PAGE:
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Secrets and Fun Facts of Depoe Bay: Video of Oregon Coast Wonders

Published 07/08/2018 at 05:12 PM PDT
By Oregon Coast Beach Connection Staff

Secrets and Fun Facts of Depoe Bay: Video of Oregon Coast Wonders

(Depoe Bay, Oregon) - Depoe Bay really is one of the more unique spots on all the Oregon coast. With virtually no sandy beaches within city limits, it's all rocky ledges and bluffs, giving way to things you can't see anywhere else. Its chief attraction is the wave drama, which never seems to cease even in calmer conditions.

Some intriguing fun facts you need to know:

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Year-round Whales: Thanks to a group of so-called “resident whales,” Depoe Bay can bill itself as the “Whale Watching Capital of the World.” There are gray whales who are regulars here, almost living in the area (but in fact the actual number varies and the group that lingers shifts and changes members).

Grays are attracted to the easy food pickings of the area, which in turn is thanks to all the bull kelp forests that grow up from these shallower depths and reefs.

Bull Kelp are a large, brown algae that grow in "forests" near the shore. These kelp are annuals, completing their life cycle in one season, and can grow up to 20 meters (60 feet) in one year. Mycid shrimp like to hide in these – and that's the shrimp that gray whales crave.

With such an abundance of bull kelp and thus mycid shrimp, that's what keeps the grays around this part of the central Oregon coast.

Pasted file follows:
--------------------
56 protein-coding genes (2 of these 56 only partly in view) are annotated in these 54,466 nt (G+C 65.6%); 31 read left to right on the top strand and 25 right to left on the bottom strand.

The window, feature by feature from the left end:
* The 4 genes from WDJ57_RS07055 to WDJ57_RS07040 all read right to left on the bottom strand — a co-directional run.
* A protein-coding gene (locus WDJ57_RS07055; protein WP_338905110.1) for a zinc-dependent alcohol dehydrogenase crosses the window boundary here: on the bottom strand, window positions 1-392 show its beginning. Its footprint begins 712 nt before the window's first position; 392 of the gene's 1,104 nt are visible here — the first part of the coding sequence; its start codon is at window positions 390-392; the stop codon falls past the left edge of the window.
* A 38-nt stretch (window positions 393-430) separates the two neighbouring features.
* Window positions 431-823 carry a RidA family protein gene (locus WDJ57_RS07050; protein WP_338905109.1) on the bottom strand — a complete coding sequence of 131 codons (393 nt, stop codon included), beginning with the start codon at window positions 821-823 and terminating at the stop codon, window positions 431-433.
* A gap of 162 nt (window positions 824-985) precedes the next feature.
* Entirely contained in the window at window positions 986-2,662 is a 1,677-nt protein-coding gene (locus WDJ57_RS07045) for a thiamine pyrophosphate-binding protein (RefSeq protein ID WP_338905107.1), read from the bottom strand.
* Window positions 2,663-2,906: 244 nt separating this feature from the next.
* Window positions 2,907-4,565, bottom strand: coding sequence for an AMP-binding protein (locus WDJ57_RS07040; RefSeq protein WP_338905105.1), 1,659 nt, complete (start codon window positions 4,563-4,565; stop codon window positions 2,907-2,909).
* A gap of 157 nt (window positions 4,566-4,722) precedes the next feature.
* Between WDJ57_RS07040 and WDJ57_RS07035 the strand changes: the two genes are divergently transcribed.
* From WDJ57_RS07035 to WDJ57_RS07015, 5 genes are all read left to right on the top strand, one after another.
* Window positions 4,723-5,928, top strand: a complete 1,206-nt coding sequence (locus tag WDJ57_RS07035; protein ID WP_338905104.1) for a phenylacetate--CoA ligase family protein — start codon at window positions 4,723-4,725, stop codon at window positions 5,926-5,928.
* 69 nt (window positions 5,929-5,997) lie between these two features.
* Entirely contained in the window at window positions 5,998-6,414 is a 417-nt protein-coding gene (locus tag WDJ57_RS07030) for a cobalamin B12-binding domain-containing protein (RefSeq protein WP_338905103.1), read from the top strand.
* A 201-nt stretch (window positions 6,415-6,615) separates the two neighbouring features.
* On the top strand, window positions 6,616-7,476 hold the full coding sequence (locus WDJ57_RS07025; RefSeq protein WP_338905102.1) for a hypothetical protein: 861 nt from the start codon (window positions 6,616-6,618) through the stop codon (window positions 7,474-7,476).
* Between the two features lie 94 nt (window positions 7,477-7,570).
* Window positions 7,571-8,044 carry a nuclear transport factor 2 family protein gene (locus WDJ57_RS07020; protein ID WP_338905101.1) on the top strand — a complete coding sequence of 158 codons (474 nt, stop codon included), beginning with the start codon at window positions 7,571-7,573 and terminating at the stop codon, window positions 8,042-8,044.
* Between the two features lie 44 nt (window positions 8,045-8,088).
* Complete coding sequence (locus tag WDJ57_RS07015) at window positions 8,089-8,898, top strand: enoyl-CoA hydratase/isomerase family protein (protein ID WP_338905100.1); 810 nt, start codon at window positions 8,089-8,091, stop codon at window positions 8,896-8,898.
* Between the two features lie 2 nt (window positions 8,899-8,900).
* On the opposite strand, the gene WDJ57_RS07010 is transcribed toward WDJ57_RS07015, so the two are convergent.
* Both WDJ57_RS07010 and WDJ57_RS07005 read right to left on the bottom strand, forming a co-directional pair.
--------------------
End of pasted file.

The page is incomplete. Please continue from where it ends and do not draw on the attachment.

Depoe Bay's Spouting Horn. A large crevice in the basalt rocks of Depoe Bay near the sea wall is known to compress sea water and then fire it into the air in a spectacular display. This is the town's spouting horn – the only spouting horn within the downtown area of any Oregon coast burgh.

This oceanic geyser can reach 40 feet or more, and it often sprays traffic wandering past. It's quite an interesting occurrence to have to turn on your windshield wipers because of an ocean wave.

Fall, winter and heavy seas of spring are when you're most likely to catch this.

Tiny Harbor. Depoe Bay boasts the claim of “world's smallest navigable harbor,” but there is in fact no official designation of any such thing. No one's keeping real records on this. But in any case, it is charming and it certainly is tiny, and there's surprisingly a lot to see.

Besides the thrill of watching vessels wandering in and out, just checking out this body of water from the bridge viewpoints above is a kick, especially if harbor seals are cavorting about. Sometimes fishermen are cleaning and gutting their catches at stainless steel stations above and tossing the unusable chunks into the waters, and it's immense fun to watch the seals vie for morsels.

Abundance of Secrets. If you're looking to explore some secret spots, there's a lot of them in the Depoe Bay area. See the Depoe Bay virtual tour for the full guide. There's a tiny, hidden park near a stretch behind the fire station, that mysterious basalt “arm” that stretches towards the bay is accessible (called North Point), and Lincoln Beach and Gleneden Beach just up the road are some gorgeous and intriguing sandy spots with their own unique features. Even more amazing: check out Otter Loop Road just south of town and you'll find a few miles of nothing but hidden spots and wowing viewpoints. Depoe Bay Lodgings / Hotels in this area - Where to eat - Maps and Virtual Tours

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